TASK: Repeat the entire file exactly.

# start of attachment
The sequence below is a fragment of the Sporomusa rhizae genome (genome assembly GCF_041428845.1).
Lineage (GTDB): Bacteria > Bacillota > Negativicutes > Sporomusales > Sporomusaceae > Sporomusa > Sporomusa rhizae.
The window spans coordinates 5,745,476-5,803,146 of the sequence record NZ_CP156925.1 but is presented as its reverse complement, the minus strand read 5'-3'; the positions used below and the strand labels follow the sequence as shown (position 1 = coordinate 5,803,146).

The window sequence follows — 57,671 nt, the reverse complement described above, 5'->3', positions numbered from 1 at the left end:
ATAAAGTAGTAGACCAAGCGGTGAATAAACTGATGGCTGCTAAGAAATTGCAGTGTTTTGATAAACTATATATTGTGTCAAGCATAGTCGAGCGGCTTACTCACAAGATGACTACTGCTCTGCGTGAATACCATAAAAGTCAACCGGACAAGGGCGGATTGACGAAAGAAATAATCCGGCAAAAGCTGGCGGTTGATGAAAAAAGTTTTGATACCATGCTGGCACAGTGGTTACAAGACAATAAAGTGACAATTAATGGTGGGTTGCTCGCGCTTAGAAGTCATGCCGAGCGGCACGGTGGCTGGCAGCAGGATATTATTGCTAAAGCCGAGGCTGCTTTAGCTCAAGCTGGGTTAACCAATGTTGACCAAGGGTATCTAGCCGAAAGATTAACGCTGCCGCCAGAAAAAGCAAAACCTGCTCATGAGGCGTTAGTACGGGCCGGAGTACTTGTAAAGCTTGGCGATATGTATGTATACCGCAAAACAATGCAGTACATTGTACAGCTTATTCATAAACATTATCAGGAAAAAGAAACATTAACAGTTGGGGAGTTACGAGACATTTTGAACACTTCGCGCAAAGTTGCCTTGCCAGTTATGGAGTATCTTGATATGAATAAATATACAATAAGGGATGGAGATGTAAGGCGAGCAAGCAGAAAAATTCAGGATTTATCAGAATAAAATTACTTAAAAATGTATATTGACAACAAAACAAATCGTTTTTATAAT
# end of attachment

The sequence below is a fragment of the Sporomusa rhizae genome (genome assembly GCF_041428845.1).
Lineage (GTDB): Bacteria > Bacillota > Negativicutes > Sporomusales > Sporomusaceae > Sporomusa > Sporomusa rhizae.
The window spans coordinates 5,745,476-5,803,146 of the sequence record NZ_CP156925.1 but is presented as its reverse complement, the minus strand read 5'-3'; the positions used below and the strand labels follow the sequence as shown (position 1 = coordinate 5,803,146).

The window sequence follows — 57,671 nt, the reverse complement described above, 5'->3', positions numbered from 1 at the left end:
ATAAAGTAGTAGACCAAGCGGTGAATAAACTGATGGCTGCTAAGAAATTGCAGTGTTTTGATAAACTATATATTGTGTCAAGCATAGTCGAGCGGCTTACTCACAAGATGACTACTGCTCTGCGTGAATACCATAAAAGTCAACCGGACAAGGGCGGATTGACGAAAGAAATAATCCGGCAAAAGCTGGCGGTTGATGAAAAAAGTTTTGATACCATGCTGGCACAGTGGTTACAAGACAATAAAGTGACAATTAATGGTGGGTTGCTCGCGCTTAGAAGTCATGCCGAGCGGCACGGTGGCTGGCAGCAGGATATTATTGCTAAAGCCGAGGCTGCTTTAGCTCAAGCTGGGTTAACCAATGTTGACCAAGGGTATCTAGCCGAAAGATTAACGCTGCCGCCAGAAAAAGCAAAACCTGCTCATGAGGCGTTAGTACGGGCCGGAGTACTTGTAAAGCTTGGCGATATGTATGTATACCGCAAAACAATGCAGTACATTGTACAGCTTATTCATAAACATTATCAGGAAAAAGAAACATTAACAGTTGGGGAGTTACGAGACATTTTGAACACTTCGCGCAAAGTTGCCTTGCCAGTTATGGAGTATCTTGATATGAATAAATATACAATAAGGGATGGAGATGTAAGGCGAGCAAGCAGAAAAATTCAGGATTTATCAGAATAAAATTACTTAAAAATGTATATTGACAACAAAACAAATCGTTTTTATAAT